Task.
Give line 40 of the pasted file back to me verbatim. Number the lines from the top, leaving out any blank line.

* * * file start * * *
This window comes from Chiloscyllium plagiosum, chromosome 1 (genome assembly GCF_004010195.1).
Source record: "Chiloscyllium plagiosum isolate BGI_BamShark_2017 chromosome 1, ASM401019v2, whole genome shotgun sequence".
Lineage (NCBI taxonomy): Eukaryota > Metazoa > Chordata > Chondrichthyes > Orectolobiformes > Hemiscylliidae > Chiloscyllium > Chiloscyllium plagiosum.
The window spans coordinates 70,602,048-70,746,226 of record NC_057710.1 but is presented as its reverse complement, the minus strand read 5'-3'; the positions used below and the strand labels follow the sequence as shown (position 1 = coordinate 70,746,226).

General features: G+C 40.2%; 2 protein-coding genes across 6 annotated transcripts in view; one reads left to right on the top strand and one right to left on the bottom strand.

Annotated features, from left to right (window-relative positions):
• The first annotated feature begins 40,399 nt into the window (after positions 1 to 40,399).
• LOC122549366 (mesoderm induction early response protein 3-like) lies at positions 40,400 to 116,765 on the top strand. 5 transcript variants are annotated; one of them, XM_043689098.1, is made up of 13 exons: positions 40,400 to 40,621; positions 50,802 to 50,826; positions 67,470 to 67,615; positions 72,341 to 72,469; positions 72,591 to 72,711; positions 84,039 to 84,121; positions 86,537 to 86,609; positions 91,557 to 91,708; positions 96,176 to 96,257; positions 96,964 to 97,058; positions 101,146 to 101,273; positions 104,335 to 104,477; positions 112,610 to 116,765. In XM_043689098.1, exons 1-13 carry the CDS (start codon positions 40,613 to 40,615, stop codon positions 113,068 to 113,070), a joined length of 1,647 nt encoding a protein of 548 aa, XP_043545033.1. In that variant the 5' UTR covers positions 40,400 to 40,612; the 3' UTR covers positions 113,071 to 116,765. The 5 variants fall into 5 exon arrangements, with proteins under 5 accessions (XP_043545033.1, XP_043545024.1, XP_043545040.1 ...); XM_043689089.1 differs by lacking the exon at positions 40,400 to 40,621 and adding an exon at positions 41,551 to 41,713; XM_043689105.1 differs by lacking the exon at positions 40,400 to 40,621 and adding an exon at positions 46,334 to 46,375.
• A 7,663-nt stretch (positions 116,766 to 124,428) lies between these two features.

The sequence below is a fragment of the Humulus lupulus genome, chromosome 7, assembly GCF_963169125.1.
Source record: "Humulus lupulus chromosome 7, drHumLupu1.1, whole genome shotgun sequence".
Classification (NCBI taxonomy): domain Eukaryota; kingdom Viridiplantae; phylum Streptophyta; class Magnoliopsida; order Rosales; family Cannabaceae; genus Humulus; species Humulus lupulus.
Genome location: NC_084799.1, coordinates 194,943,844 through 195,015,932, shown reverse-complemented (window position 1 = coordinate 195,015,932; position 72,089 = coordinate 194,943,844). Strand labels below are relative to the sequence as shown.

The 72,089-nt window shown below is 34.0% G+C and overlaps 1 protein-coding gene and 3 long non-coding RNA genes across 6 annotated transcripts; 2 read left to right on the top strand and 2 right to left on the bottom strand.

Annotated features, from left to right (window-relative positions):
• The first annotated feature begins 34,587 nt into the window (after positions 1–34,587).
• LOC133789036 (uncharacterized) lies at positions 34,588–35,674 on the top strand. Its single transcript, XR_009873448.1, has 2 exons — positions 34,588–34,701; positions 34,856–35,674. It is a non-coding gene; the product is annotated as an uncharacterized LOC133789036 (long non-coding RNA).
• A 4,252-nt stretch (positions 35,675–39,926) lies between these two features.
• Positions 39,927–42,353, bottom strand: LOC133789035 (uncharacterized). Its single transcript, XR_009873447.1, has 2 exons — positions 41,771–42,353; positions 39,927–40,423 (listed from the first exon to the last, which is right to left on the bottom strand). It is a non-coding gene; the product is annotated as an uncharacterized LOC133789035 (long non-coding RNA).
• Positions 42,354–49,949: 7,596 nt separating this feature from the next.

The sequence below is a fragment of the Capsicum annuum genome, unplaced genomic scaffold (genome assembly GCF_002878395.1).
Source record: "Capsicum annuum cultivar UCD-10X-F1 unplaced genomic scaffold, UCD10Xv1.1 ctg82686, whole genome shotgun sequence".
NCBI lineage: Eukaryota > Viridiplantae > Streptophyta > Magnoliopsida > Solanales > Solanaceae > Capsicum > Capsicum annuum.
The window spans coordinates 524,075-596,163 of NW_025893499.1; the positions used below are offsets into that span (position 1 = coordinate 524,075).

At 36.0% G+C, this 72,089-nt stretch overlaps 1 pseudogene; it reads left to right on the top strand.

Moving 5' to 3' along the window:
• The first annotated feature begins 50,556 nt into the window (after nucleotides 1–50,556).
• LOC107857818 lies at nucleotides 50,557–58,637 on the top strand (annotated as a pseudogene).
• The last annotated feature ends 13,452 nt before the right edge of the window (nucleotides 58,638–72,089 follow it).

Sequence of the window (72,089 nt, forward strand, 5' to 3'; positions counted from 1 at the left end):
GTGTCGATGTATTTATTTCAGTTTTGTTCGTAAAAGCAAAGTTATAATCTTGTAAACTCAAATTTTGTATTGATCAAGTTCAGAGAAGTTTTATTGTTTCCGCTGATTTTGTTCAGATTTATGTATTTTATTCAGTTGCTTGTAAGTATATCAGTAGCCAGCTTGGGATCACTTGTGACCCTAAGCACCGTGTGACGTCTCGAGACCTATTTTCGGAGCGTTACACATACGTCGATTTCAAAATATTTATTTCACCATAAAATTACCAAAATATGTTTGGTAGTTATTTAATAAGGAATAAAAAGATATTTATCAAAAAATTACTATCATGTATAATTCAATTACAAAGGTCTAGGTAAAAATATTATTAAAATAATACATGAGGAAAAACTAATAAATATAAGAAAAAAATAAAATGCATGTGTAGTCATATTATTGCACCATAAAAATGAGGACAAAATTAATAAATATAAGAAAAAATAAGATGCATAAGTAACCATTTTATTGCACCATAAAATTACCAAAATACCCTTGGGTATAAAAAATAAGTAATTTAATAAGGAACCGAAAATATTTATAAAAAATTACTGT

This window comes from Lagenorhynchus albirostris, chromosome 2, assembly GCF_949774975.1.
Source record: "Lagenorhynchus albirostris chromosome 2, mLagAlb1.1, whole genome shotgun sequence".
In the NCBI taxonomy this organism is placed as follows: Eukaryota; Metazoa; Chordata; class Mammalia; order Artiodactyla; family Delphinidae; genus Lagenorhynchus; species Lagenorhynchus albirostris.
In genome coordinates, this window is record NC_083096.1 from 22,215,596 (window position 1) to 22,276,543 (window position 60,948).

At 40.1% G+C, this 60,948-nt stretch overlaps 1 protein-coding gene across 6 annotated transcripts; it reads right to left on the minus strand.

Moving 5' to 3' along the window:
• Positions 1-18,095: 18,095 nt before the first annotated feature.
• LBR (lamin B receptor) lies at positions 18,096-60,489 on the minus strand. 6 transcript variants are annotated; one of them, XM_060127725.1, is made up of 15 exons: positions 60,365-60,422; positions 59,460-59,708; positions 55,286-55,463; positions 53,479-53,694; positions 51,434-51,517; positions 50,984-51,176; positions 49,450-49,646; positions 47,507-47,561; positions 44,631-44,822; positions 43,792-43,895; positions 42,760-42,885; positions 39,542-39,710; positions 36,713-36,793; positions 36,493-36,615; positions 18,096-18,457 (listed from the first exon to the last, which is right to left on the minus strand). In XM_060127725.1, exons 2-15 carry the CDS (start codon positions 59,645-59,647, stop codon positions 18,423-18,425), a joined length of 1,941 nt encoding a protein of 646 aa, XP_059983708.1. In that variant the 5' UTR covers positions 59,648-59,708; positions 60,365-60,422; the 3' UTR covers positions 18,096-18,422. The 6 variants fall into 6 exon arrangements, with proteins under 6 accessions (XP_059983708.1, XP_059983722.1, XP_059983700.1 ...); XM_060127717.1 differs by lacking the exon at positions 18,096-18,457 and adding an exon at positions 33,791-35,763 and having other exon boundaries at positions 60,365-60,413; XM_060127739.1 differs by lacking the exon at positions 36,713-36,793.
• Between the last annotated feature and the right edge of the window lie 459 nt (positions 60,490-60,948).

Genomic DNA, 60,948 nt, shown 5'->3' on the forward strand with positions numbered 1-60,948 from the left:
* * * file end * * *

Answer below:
• Between the last annotated feature and the right edge of the window lie 459 nt (positions 60,490-60,948).